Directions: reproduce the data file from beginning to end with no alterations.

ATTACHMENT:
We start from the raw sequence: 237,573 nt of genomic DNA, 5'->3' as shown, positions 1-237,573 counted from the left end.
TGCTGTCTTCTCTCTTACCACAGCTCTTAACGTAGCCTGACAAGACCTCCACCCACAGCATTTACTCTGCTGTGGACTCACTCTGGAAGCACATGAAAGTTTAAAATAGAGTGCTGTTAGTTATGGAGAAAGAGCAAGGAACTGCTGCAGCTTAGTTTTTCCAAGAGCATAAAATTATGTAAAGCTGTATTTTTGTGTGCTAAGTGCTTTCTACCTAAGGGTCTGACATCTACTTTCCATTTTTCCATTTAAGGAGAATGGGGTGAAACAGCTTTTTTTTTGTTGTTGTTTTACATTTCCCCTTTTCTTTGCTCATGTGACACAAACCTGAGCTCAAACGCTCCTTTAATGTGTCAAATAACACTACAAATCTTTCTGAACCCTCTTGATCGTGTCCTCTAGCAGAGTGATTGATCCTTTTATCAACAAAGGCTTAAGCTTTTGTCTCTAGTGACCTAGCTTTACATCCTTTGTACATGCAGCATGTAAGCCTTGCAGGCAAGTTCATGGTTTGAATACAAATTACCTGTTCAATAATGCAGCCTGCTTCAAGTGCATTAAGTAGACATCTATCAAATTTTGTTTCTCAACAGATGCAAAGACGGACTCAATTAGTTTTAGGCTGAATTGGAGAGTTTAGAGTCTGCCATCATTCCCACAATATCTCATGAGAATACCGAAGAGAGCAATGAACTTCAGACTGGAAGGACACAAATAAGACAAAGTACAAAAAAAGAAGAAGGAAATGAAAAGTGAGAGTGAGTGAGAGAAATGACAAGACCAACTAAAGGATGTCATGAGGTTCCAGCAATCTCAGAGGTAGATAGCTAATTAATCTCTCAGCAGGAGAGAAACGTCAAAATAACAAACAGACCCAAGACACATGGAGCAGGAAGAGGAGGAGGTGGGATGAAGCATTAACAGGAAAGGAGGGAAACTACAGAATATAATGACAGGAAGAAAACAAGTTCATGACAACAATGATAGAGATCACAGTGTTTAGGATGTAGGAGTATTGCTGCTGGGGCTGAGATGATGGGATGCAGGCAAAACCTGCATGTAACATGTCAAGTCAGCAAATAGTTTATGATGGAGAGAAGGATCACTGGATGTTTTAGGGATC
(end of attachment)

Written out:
We start from the raw sequence: 237,573 nt of genomic DNA, 5'->3' as shown, positions 1-237,573 counted from the left end.
TGCTGTCTTCTCTCTTACCACAGCTCTTAACGTAGCCTGACAAGACCTCCACCCACAGCATTTACTCTGCTGTGGACTCACTCTGGAAGCACATGAAAGTTTAAAATAGAGTGCTGTTAGTTATGGAGAAAGAGCAAGGAACTGCTGCAGCTTAGTTTTTCCAAGAGCATAAAATTATGTAAAGCTGTATTTTTGTGTGCTAAGTGCTTTCTACCTAAGGGTCTGACATCTACTTTCCATTTTTCCATTTAAGGAGAATGGGGTGAAACAGCTTTTTTTTTGTTGTTGTTTTACATTTCCCCTTTTCTTTGCTCATGTGACACAAACCTGAGCTCAAACGCTCCTTTAATGTGTCAAATAACACTACAAATCTTTCTGAACCCTCTTGATCGTGTCCTCTAGCAGAGTGATTGATCCTTTTATCAACAAAGGCTTAAGCTTTTGTCTCTAGTGACCTAGCTTTACATCCTTTGTACATGCAGCATGTAAGCCTTGCAGGCAAGTTCATGGTTTGAATACAAATTACCTGTTCAATAATGCAGCCTGCTTCAAGTGCATTAAGTAGACATCTATCAAATTTTGTTTCTCAACAGATGCAAAGACGGACTCAATTAGTTTTAGGCTGAATTGGAGAGTTTAGAGTCTGCCATCATTCCCACAATATCTCATGAGAATACCGAAGAGAGCAATGAACTTCAGACTGGAAGGACACAAATAAGACAAAGTACAAAAAAAGAAGAAGGAAATGAAAAGTGAGAGTGAGTGAGAGAAATGACAAGACCAACTAAAGGATGTCATGAGGTTCCAGCAATCTCAGAGGTAGATAGCTAATTAATCTCTCAGCAGGAGAGAAACGTCAAAATAACAAACAGACCCAAGACACATGGAGCAGGAAGAGGAGGAGGTGGGATGAAGCATTAACAGGAAAGGAGGGAAACTACAGAATATAATGACAGGAAGAAAACAAGTTCATGACAACAATGATAGAGATCACAGTGTTTAGGATGTAGGAGTATTGCTGCTGGGGCTGAGATGATGGGATGCAGGCAAAACCTGCATGTAACATGTCAAGTCAGCAAATAGTTTATGATGGAGAGAAGGATCACTGGATGTTTTAGGGATC